Defined by a book of current literary terms, a climax is "the arrangement
of a series of ideas or expressions in ascending order of importance or
emphasis; the last term of the arrangement; a culmination." Written by F.
Scott Fitzgerald during the roaring 20's, The Great Gatsby provides a look into
the upper class circle of the East and West Villages of New York City. Known as
East and West Egg in the novel, Fitzgerald, through the eyes of bachelor,
portrays a cynical view of the high social society and the morality which it
lacks. This scarcity of ethics ultimately causes the downfall of their hollow
world in a clatter of broken hearts and mislead minds. The climax of The Great
Gatsby takes place in a New York Hotel suite when, after many hints toward the
reason for Gatsby's company, the true nature of his presence is revealed to Tom
Buchanan. Ever since Jay Gatsby returned from World War I, which swept him away
from his boyhood love Daisy, he has made every indirect effort to make contact
and rekindle her love for him. Even with the knowledge that she is married and
leads a separate life from his, Gatsby, without regrets, lives his life for her.
When, at long last, he has the chance to interact with Daisy, he capitalizes on
it immediately. With the assistance of Jordan Baker and his neighbor Nick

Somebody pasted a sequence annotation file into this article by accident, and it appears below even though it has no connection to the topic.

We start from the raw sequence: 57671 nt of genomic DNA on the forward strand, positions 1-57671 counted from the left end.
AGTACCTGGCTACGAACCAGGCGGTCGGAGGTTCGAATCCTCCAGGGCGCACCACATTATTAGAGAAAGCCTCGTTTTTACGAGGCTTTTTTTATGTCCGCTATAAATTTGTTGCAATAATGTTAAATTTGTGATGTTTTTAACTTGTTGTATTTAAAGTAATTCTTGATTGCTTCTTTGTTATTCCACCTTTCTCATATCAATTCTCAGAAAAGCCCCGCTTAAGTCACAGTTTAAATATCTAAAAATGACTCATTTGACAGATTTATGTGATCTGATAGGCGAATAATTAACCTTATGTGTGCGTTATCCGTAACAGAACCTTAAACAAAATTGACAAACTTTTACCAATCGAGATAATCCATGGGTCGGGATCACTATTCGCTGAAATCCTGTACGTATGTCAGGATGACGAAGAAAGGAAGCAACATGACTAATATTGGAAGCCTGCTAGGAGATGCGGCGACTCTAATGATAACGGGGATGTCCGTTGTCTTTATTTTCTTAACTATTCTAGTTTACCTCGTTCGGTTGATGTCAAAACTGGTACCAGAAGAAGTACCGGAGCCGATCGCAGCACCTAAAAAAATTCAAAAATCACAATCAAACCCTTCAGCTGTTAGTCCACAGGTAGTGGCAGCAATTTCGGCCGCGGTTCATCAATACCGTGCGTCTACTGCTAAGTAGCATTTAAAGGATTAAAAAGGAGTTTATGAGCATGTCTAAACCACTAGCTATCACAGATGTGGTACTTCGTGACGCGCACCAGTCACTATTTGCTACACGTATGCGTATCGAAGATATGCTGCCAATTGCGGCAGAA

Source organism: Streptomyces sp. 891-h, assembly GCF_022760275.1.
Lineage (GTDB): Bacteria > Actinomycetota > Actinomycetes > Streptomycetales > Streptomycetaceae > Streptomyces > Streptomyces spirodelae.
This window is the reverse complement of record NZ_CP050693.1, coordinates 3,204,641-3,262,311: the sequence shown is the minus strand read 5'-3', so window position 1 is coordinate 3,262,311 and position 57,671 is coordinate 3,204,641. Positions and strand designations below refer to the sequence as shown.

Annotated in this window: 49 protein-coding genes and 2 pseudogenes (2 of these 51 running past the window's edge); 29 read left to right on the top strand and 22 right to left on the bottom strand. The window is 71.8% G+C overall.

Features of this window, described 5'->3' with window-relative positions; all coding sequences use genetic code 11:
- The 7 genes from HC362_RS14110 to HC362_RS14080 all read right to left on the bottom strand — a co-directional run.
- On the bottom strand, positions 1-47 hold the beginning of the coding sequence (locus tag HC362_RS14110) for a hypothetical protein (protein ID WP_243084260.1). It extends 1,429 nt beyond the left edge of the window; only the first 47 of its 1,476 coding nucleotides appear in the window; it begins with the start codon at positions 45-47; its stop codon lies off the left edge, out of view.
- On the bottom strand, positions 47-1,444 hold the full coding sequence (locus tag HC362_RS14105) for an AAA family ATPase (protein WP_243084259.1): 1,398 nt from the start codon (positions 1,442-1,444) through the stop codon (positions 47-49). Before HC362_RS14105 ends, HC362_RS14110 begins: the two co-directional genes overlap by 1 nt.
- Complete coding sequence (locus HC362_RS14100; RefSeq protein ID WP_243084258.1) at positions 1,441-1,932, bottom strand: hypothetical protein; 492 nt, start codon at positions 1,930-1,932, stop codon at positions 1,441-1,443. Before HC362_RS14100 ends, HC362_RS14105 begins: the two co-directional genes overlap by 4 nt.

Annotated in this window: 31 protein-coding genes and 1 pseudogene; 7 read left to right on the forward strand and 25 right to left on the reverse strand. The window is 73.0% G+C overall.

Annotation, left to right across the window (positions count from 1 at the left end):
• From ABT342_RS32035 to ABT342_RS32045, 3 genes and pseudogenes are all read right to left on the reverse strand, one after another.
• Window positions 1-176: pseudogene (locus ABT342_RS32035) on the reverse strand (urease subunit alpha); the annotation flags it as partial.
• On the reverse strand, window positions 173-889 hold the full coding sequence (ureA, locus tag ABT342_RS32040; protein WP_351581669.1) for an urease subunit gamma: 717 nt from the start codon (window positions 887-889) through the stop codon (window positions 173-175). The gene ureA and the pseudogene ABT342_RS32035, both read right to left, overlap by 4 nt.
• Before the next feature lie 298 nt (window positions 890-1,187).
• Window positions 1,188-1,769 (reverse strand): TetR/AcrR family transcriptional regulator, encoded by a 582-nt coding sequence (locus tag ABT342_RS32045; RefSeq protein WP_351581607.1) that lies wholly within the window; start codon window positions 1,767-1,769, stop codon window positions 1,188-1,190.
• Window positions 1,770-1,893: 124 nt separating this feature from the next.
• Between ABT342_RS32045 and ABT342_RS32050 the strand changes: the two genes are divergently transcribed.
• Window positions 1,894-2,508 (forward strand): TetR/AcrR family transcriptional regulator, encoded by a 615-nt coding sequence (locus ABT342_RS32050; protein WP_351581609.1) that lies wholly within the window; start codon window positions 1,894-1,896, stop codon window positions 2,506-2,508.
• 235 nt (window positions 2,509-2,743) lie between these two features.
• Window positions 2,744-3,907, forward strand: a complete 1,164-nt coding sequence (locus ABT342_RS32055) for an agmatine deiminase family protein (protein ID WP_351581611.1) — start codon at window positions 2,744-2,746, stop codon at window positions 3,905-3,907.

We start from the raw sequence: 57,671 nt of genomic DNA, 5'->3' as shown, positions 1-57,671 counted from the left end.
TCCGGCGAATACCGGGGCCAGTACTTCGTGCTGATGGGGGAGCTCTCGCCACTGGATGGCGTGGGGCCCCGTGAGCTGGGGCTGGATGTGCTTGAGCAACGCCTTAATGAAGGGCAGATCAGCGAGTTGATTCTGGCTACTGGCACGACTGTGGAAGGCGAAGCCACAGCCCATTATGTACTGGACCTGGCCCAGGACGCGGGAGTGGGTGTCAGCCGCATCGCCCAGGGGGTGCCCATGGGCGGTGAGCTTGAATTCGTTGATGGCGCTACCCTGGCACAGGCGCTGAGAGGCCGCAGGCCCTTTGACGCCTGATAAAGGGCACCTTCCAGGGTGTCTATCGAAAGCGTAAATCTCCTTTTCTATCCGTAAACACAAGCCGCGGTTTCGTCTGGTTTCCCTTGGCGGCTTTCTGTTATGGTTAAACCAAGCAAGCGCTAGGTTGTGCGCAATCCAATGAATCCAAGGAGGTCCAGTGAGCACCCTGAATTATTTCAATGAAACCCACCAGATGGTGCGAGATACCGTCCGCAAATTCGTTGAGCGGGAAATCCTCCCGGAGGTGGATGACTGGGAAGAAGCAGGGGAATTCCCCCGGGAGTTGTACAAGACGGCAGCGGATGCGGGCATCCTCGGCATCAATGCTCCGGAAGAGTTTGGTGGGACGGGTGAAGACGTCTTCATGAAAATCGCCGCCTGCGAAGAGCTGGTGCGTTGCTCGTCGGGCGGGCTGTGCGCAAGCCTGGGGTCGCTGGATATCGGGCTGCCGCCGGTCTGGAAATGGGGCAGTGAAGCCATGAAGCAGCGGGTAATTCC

Carraway (Daisy's second cousin), Gatsby arranges a meeting with Daisy. At this
meeting the two hearts are reunited and again would be one, if not for the plate
glass barrier of Daisy's marriage to Tom Buchanan which separates them.
Originally held apart by a young boys' ineptitude to provide for a wealthy girl,
Daisy is now held back by a seemingly insincere knot of matrimony. This keeps
the all important bonds of love to be formed between the two former lovers. Tom,
a wealthy man with family history, is enlightened to the existence of this
perennial relationship in a slow weave of events which explode into the climax
of the novel in a New York Hotel Room during a visit by Jay Gatsby. The spark
that ignites the climax tinder box is a question posed by Tom to Gatsby.
"'What kind of a row are you trying to cause in my house anyhow?' They were
out in the open at last and Gatsby was content." The openness further shows
itself as the scene quickly progresses into an blitzkrieg of words, the opposing
forces Tom and Gatsby. "I've got something to tell you, old sport,__"
began Gatsby. But Daisy guessed at his intention. "Please don't!" she